Questions remain after thief raids new Alibaba auction site
When traders buy or sell on auction sites, they have to assume the site will protect their data. Any security compromise that can cost users money will be remembered for a long time.
So it was interesting to see the complaint last week by Taobao, the new consumer arm of business-to-business auction site Alibaba.
According to a cease-and-desist letter sent to Yahoo!, 1Pai.com.cn, the auction site launched this month by Yahoo! and Sina, managed to steal business data including the contact details of 50,000 of Taobao's traders. Sounds like they got off lightly, as Taobao claims to have 600,000 users.
Even more surprising was the way the heist was allegedly carried out. Taobao said that over a period of four days, access to its site was unusually slow and by the time its tech staff had traced the source of the problem, someone had managed to download 121 gigabytes of data to a fixed IP address belonging to Yahoo!
It is hard to know what to marvel at the most - the apparent discrepancy between the number of contact details stolen and the number of customers Taobao claimed to have, that it took engineers four days to find why the site was inaccessible, that so much data could be downloaded to a single-fixed IP address without anyone noticing, or that the data should be available to any passing hacker.
Alibaba recently received US$82 million from investors to help expand its China business. Too bad it didn't spend some of that on hiring a network administrator.
Hong Kong smartbot developer Artificial Life has just launched a new portal for its mobile applications. While there is not much content on the site yet, visitors are greeted by the image of a tattooed cyberbabe and the words 'welcome to botme'. If that sounds indecent, you can complain to Luci, the virtual executive assistant at www.artificial-life.com. But be warned - she does get easily confused.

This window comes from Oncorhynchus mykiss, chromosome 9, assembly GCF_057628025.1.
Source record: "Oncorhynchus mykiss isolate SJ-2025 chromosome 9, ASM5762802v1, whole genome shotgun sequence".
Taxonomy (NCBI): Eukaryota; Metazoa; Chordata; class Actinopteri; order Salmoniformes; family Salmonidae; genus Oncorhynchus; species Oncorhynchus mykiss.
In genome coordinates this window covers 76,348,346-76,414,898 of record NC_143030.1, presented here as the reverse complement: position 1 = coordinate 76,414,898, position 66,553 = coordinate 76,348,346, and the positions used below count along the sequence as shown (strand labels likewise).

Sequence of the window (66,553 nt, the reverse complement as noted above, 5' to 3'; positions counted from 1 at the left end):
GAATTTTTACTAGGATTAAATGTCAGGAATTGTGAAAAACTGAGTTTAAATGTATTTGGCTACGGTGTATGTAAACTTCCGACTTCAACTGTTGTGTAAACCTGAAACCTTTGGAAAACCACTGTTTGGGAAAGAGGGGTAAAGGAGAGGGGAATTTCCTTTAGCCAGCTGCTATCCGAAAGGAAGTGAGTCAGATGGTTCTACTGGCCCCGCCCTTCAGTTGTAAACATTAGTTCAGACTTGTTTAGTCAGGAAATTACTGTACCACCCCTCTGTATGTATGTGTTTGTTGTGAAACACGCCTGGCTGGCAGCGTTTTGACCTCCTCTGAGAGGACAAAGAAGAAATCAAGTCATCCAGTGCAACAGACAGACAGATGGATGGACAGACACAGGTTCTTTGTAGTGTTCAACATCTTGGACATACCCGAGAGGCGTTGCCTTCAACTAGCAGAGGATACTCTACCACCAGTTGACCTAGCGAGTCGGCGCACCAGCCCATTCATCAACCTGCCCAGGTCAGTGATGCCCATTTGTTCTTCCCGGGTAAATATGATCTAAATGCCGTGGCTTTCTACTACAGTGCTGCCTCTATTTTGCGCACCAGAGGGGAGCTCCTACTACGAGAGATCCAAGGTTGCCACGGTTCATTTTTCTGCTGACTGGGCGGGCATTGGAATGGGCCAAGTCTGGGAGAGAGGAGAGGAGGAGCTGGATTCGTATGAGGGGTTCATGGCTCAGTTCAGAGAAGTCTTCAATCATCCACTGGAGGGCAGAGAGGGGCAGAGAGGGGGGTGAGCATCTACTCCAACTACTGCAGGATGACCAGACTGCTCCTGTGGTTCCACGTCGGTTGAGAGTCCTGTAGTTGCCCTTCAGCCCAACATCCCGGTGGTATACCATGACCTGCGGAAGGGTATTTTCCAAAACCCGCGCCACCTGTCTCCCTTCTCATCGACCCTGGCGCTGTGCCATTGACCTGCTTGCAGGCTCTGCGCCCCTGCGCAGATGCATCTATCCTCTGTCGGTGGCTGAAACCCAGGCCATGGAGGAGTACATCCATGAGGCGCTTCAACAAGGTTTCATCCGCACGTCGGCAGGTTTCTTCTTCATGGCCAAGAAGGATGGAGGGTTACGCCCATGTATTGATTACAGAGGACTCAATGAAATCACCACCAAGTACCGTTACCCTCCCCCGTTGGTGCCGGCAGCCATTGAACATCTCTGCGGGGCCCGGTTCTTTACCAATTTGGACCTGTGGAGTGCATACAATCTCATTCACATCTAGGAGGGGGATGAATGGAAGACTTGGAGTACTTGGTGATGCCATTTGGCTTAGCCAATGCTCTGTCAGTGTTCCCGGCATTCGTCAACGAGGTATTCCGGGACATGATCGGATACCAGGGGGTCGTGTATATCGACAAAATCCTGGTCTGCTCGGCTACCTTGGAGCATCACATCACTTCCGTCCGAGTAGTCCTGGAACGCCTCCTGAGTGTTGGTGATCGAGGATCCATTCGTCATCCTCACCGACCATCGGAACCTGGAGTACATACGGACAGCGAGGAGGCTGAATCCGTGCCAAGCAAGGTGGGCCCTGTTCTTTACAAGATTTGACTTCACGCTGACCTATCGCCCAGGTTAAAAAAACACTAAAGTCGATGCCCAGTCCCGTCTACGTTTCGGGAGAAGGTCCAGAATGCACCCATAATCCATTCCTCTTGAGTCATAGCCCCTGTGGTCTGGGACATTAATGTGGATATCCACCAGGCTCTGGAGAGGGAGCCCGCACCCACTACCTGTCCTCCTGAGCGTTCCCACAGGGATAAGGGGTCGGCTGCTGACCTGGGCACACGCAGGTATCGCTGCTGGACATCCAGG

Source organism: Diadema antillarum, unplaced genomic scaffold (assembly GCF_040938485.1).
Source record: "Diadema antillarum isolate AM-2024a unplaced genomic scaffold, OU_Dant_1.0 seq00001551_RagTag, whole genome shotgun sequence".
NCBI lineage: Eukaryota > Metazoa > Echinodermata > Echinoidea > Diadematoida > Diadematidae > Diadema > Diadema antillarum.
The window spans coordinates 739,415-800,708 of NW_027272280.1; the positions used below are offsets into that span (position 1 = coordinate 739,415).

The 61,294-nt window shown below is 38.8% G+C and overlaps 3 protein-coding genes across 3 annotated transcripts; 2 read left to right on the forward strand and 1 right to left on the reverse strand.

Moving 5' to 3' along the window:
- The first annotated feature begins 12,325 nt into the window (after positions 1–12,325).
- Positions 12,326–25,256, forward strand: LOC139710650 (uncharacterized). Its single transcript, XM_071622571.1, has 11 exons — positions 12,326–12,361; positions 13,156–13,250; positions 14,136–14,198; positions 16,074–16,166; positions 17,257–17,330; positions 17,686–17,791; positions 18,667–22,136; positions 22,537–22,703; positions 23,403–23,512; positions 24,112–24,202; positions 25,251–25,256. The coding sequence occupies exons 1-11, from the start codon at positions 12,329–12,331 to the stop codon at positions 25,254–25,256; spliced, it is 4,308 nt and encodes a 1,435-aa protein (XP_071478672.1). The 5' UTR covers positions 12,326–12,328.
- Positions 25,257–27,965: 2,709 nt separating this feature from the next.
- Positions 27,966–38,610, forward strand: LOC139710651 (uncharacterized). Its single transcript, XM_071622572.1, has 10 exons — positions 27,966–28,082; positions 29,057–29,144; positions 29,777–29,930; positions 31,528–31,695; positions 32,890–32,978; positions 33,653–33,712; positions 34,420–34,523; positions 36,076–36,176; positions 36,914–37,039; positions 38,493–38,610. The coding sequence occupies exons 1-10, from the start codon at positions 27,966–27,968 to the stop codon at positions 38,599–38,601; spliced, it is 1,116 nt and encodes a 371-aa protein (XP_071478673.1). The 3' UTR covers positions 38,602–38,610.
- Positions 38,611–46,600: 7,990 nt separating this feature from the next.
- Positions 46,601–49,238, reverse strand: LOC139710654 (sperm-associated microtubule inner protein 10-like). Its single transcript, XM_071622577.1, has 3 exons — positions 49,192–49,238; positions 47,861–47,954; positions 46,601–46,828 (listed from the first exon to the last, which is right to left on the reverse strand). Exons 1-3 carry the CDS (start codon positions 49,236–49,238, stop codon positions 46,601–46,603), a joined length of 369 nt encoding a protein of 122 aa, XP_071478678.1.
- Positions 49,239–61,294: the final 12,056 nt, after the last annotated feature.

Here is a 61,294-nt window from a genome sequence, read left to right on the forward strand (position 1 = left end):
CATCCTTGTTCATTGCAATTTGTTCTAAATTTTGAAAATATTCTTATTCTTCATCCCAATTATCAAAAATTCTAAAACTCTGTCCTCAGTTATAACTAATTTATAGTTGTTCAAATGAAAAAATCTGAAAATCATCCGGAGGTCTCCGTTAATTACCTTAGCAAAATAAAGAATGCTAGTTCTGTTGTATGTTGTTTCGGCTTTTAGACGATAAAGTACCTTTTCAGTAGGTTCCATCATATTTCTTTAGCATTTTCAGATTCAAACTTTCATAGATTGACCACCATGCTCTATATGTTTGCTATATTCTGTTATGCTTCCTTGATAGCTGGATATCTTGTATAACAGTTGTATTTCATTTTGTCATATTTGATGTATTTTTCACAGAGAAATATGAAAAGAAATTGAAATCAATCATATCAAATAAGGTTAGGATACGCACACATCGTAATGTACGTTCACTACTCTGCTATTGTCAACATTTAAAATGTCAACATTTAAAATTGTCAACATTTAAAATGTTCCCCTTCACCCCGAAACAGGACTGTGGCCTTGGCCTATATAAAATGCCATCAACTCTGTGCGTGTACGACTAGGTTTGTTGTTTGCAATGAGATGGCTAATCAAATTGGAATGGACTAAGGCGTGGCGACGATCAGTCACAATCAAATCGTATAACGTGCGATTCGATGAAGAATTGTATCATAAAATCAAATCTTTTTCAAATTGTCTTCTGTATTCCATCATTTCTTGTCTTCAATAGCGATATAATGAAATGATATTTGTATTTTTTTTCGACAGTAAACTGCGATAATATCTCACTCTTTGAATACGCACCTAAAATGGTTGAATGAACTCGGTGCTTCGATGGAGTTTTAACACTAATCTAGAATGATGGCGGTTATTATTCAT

Shanghai authorities may not be serious in their latest attempts to catch citizens surfing subversive sites.
The Shanghai Daily last week reported that authorities in the city planned to install surveillance cameras in 1,325 internet cafes to control the public's insatiable search for forbidden websites.
The State Administration for Radio, Film and Television said it would install software to check users' ID cards or passwords before granting access to a PC.
Just consider the practicalities of this. A spokesman for the administration said the cafes housed 110,000 computers. Just supposing one camera was needed for every two displays, if an inspector is to have any chance of gauging whether a site is illegal, that would mean 55,000 cameras would need to be installed, and several thousand pairs of eyes hired to monitor them.
If Shanghai was really serious about the whole business, maybe they could just post a guard in every cafe.
For this week's Tuesday Technology Timewaster, Backspace offers you Frank's Big Adventure III. Intrepid reporter Frank visits SexyIsland, where aliens from planet Boobos ask him to help them track down manga images. If you have a slow day, help Frank achieve his quest at www.mausland.de/games/frank3.htm.
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